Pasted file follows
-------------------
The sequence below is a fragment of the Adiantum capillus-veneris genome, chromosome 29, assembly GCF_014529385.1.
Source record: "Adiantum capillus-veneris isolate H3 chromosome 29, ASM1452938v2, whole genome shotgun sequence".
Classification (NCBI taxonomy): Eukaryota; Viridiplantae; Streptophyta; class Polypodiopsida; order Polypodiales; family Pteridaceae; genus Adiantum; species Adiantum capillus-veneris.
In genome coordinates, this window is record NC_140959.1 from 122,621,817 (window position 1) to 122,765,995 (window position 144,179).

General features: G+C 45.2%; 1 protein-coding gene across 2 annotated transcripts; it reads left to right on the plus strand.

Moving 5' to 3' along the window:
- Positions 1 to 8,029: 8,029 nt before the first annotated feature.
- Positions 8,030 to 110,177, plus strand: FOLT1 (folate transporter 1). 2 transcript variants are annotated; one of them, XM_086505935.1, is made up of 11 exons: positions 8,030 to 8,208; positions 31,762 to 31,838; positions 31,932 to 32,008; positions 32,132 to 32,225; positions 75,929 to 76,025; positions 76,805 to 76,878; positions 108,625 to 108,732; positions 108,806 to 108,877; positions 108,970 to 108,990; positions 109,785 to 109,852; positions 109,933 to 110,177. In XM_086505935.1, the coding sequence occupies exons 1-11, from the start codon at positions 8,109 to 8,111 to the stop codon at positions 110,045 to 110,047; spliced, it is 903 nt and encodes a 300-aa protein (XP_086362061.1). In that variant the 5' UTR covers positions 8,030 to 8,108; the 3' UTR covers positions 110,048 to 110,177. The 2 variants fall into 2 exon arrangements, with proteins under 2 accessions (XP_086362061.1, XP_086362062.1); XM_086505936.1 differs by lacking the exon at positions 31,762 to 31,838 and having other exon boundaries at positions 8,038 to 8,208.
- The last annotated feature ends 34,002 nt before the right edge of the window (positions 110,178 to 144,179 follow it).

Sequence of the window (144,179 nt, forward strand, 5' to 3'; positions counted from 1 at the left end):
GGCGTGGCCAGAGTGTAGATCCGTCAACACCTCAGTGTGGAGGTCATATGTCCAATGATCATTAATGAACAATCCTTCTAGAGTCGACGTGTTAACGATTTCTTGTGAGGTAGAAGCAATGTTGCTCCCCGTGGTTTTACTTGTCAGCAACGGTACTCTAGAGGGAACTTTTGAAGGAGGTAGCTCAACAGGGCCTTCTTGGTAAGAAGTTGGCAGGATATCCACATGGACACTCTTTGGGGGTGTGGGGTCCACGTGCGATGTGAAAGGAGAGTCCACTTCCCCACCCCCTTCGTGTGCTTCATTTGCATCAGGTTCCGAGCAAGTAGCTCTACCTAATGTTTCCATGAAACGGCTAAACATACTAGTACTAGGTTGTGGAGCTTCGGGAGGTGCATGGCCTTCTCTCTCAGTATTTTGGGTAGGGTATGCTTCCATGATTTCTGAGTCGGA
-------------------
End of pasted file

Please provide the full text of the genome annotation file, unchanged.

The sequence below is a fragment of the Adiantum capillus-veneris genome, chromosome 29, assembly GCF_014529385.1.
Source record: "Adiantum capillus-veneris isolate H3 chromosome 29, ASM1452938v2, whole genome shotgun sequence".
Classification (NCBI taxonomy): Eukaryota; Viridiplantae; Streptophyta; class Polypodiopsida; order Polypodiales; family Pteridaceae; genus Adiantum; species Adiantum capillus-veneris.
In genome coordinates, this window is record NC_140959.1 from 122,621,817 (window position 1) to 122,765,995 (window position 144,179).

General features: G+C 45.2%; 1 protein-coding gene across 2 annotated transcripts; it reads left to right on the plus strand.

Moving 5' to 3' along the window:
- Positions 1 to 8,029: 8,029 nt before the first annotated feature.
- Positions 8,030 to 110,177, plus strand: FOLT1 (folate transporter 1). 2 transcript variants are annotated; one of them, XM_086505935.1, is made up of 11 exons: positions 8,030 to 8,208; positions 31,762 to 31,838; positions 31,932 to 32,008; positions 32,132 to 32,225; positions 75,929 to 76,025; positions 76,805 to 76,878; positions 108,625 to 108,732; positions 108,806 to 108,877; positions 108,970 to 108,990; positions 109,785 to 109,852; positions 109,933 to 110,177. In XM_086505935.1, the coding sequence occupies exons 1-11, from the start codon at positions 8,109 to 8,111 to the stop codon at positions 110,045 to 110,047; spliced, it is 903 nt and encodes a 300-aa protein (XP_086362061.1). In that variant the 5' UTR covers positions 8,030 to 8,108; the 3' UTR covers positions 110,048 to 110,177. The 2 variants fall into 2 exon arrangements, with proteins under 2 accessions (XP_086362061.1, XP_086362062.1); XM_086505936.1 differs by lacking the exon at positions 31,762 to 31,838 and having other exon boundaries at positions 8,038 to 8,208.
- The last annotated feature ends 34,002 nt before the right edge of the window (positions 110,178 to 144,179 follow it).

Sequence of the window (144,179 nt, forward strand, 5' to 3'; positions counted from 1 at the left end):
GGCGTGGCCAGAGTGTAGATCCGTCAACACCTCAGTGTGGAGGTCATATGTCCAATGATCATTAATGAACAATCCTTCTAGAGTCGACGTGTTAACGATTTCTTGTGAGGTAGAAGCAATGTTGCTCCCCGTGGTTTTACTTGTCAGCAACGGTACTCTAGAGGGAACTTTTGAAGGAGGTAGCTCAACAGGGCCTTCTTGGTAAGAAGTTGGCAGGATATCCACATGGACACTCTTTGGGGGTGTGGGGTCCACGTGCGATGTGAAAGGAGAGTCCACTTCCCCACCCCCTTCGTGTGCTTCATTTGCATCAGGTTCCGAGCAAGTAGCTCTACCTAATGTTTCCATGAAACGGCTAAACATACTAGTACTAGGTTGTGGAGCTTCGGGAGGTGCATGGCCTTCTCTCTCAGTATTTTGGGTAGGGTATGCTTCCATGATTTCTGAGTCGGA